The tiresome biannual battle of sales-tax renewal between Assemblyman Kevin Cahill and County Executive Mike Hein will be joined in late January, just as interest in the Super Bowl begins to peak. The familiar stakes — upwards of $30 million in revenue and the clash of massive adolescent egos — will again be in play. Efforts to institutionalize this contentious business will fail. State legislators cherish the opportunity to manipulate local affairs.
I think it’s time the county government got its economic development act together after all these years. That’s not going to happen if key players don’t begin sharing information. Feel-good pseudo-statistics like unemployment going down a few tenths of a point and the occasional ballyhooed startup with a handful of employees only mask the hardscrabble life too many residents endure.
A state Supreme Court judge wisely rejected Comptroller Elliott Auerbach’s attempt to shut down county government over a $100,000 budget cut to his department. But bigger issues are still in play. Auerbach is challenging the executive’s authority to arbitrarily reduce the budget of a constitutionally elected official, beyond, say, the rate of inflation. Hein, claiming Auerbach had less work to do since he (Hein) dramatically reduced county government and that Auerbach wasn’t very good at his job anyway, slashed the comptroller’s 2017 budget by some 20 percent. The legislature restored about half.
In principle, Auerbach’s case has broad implications. The district attorney, county clerk and sheriff, no doubt paying close attention, as are also other officeholders beholden to the executive’s good will.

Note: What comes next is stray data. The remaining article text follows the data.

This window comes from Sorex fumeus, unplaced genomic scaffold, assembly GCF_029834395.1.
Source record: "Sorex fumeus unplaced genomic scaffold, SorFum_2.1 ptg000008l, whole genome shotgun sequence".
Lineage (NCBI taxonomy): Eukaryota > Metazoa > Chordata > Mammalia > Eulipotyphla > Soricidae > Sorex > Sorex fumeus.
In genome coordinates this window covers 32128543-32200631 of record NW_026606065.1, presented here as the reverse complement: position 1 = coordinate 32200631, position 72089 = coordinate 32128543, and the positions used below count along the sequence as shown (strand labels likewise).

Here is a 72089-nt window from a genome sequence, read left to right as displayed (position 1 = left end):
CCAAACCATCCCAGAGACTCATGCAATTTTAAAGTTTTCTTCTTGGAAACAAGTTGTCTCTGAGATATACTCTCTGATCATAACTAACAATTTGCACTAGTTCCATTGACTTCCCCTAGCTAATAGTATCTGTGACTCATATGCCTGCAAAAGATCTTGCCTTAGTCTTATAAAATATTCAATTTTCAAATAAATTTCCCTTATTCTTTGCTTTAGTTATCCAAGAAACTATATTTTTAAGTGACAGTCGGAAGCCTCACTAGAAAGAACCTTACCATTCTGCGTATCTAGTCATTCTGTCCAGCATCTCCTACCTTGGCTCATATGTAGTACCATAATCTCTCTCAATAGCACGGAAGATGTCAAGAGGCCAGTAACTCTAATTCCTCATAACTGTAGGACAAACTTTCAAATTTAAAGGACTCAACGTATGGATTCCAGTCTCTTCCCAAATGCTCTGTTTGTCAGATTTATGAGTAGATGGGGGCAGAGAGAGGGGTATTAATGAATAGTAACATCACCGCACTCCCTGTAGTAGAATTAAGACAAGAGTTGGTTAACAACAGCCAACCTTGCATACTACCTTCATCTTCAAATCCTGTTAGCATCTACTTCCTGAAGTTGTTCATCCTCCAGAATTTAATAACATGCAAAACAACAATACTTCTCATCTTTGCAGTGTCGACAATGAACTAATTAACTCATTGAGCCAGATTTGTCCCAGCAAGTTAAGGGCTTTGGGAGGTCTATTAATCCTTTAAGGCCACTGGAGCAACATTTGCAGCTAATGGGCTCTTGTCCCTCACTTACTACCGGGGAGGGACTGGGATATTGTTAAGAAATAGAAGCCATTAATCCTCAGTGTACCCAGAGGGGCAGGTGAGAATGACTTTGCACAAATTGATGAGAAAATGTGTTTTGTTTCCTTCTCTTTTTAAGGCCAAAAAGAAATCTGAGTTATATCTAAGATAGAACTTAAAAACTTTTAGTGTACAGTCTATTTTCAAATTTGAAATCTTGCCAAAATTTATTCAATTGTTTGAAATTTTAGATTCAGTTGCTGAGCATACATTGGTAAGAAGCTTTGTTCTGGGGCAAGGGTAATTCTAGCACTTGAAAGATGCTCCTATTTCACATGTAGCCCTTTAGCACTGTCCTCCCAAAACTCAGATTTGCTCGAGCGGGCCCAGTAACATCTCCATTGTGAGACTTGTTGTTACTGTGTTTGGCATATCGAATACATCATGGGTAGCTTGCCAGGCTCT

The biggest county construction project since the ill-fated jail disappeared under the radar after being overwhelmingly approved by voters in November. Cost estimates for renovating the former Business Resource Center, just over the city-Town of Ulster line, for a new Family Court facility range upwards from $12 million, and counting. Privately, county officials grouse that the state, with no skin in the game, could run the tab toward $20 million. This is one area where the legislature could begin to exercise some oversight, like in appointing a special watchdog committee. Maybe Auerbach could take the task upon his department, if he has any staff left.
Drugs, elections and conventions
There seems to be a disconnect on almost every level between talking about the war on drugs and actually fighting it with well-considered plans and adequate resources. Enough with the hand-wringing about “the problem.” We read the obits.
Here, local state Sen. George Amedore, chairman of a special Senate committee on drug abuse, can play a crucial role. Handsomely re-elected to a second term and with political capital to spare, aggressive leadership on his part could save lives.
County clerk and county comptroller will be on the ballot this coming November. Almost nobody doesn’t like personable incumbent Republican Nina Postupack of Kingston. But three-term incumbent Auerbach of Ellenville, unlike Postupack a Democrat but like Postupack a year-round campaigner, gets regularly challenged in general elections. If Auerbach’s political enemies — it rhymes with Hein –— are really serious about taking him down, they’ll need to recruit a credible Democratic opponent for a primary run by March. Verily, it is said, Auerbach’s political future runs through the (aforementioned) courts.
On the state level, voters will be given the opportunity in November to authorize a constitutional convention in 2018. The last one, held in 1967, broke down in bitter acrimony between upstate and downstate interests, conservatives and liberals. Proponents argue that since state government won’t reform itself, the only other way is via an independently elected convention. Critics claim the same players or their surrogates will dominate any such effort and warn that special interests could take away some basic rights, like guaranteed public pensions, or institute term limits, and that the whole thing could cost a ton of money — upwards of $40 million — to no great end.
There may be much debate over this issue later in the year. Coming from a long line of Bolsheviks, I prefer revolution. But it’s going to take more than a few press releases from good-government types to pry power loose from the incumbents.